The current crisis—what? you haven't heard of the coronavirus?—has brought back some timely reminders from our history. It seems those history replays come mostly from war times, and for good reason: we've got an invisible enemy, and people have taken to seeing the confrontation as a battle for their very lives.
An aptly-put post by DNA blogger (and also consummate quilter) Roberta Estes of DNA Explained fashioned it this way about how she chose to use her sewing skills to face this threat from the enemy:
Suddenly, you’re not sewing, you’re driving your tank through the night to create the defenses our medical warriors need....
Comments from those like-minded individuals who chafe at merely sitting still in the face of threatening danger are lately invoking iconic reminders from past war times. Rosie the Riveter is making a comeback—only now, she is manning a sewing machine.
While my own family history seemed to squeak by those past war times—my dad was born less than ten years before the start of World War One—I can understand why those battle cries from the past can inspire others. Alas, I am not much use at a sewing machine any more, but can still draw inspiration from other lessons learned about surviving times of crisis in our history.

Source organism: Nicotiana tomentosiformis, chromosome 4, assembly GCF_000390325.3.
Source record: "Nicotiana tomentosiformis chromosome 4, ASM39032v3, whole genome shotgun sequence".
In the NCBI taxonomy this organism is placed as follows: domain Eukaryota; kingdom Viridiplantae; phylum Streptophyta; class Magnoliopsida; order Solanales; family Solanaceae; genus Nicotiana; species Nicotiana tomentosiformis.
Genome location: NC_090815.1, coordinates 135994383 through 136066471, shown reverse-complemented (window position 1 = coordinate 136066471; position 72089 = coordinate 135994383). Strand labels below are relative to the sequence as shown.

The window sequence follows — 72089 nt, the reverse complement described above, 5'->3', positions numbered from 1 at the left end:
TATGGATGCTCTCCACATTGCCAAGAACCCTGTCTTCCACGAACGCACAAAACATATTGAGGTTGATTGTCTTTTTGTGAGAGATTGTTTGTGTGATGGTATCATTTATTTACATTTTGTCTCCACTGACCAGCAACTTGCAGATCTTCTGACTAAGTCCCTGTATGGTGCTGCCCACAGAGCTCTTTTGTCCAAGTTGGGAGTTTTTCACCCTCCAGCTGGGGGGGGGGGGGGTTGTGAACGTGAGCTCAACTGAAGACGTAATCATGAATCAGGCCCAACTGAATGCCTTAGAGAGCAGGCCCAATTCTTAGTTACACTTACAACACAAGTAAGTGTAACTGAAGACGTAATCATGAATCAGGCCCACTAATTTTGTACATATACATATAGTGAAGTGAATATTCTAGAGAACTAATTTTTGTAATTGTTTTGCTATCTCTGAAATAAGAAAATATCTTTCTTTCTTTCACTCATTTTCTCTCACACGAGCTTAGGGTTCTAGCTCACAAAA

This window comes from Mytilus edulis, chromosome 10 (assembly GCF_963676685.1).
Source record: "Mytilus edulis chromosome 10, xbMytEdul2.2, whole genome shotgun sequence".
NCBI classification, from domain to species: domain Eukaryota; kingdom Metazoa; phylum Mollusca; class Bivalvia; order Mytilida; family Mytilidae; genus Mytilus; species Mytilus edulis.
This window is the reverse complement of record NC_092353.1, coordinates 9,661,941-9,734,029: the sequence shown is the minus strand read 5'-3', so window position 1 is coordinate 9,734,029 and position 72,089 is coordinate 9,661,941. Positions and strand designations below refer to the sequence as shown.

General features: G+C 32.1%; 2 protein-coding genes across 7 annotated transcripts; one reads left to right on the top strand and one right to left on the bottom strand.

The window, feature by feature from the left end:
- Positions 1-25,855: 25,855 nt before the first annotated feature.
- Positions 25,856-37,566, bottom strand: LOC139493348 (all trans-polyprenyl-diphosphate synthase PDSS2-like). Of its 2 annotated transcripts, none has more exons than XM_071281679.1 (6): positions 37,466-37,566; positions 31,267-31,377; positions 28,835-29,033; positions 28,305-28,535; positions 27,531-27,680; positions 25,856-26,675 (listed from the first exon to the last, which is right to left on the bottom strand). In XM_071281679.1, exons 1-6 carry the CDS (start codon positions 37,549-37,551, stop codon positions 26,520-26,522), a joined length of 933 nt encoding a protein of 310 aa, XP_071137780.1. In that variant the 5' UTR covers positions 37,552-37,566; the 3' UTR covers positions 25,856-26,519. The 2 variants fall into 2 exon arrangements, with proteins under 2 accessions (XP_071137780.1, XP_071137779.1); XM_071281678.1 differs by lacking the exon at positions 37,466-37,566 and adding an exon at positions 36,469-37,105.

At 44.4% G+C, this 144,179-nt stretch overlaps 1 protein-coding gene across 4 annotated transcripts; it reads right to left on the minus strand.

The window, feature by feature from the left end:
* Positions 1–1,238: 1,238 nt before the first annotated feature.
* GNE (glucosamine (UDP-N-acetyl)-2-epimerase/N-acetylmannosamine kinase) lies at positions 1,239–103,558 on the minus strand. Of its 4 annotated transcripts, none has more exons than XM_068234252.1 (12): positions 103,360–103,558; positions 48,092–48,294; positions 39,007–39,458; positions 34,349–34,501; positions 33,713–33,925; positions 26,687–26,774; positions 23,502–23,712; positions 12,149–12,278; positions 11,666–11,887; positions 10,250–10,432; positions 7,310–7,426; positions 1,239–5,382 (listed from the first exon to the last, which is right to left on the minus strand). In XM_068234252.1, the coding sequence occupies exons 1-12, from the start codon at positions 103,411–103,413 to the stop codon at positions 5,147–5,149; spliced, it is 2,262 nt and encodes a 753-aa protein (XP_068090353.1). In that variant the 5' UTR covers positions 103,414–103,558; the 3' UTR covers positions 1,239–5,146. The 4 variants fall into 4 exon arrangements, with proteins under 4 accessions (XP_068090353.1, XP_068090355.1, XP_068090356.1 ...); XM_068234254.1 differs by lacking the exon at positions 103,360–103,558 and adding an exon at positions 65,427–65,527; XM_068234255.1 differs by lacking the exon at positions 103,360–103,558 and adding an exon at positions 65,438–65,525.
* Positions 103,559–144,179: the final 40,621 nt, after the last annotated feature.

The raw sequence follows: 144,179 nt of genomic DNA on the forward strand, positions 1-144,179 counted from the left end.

In our case, with the weather finally warming up, I'll opt for ditching the stitching and head outdoors to work on a "victory garden." A practical idea put to good use in many countries during both the first and second world wars, the Victory Garden not only can help feed a family during possible food shortages, but can also produce enough food to share with others. Anyone who has planted "just a few" zucchini plants can vouch for that; the entire neighborhood gets to eat zucchini before long.
The best part about taking action to sew masks or plant gardens is precisely that: taking action in the face of uncertainty. Having something positive to do not only helps mitigate the situation, it helps provide a therapeutic outlet for those of us who, like our ancestors from the wars before us, just can't take this uncertainty sitting down.
Above: Color lithograph issued in 1918 to promote the campaign of the United States National War Garden Commission; courtesy Wikipedia; in the public domain.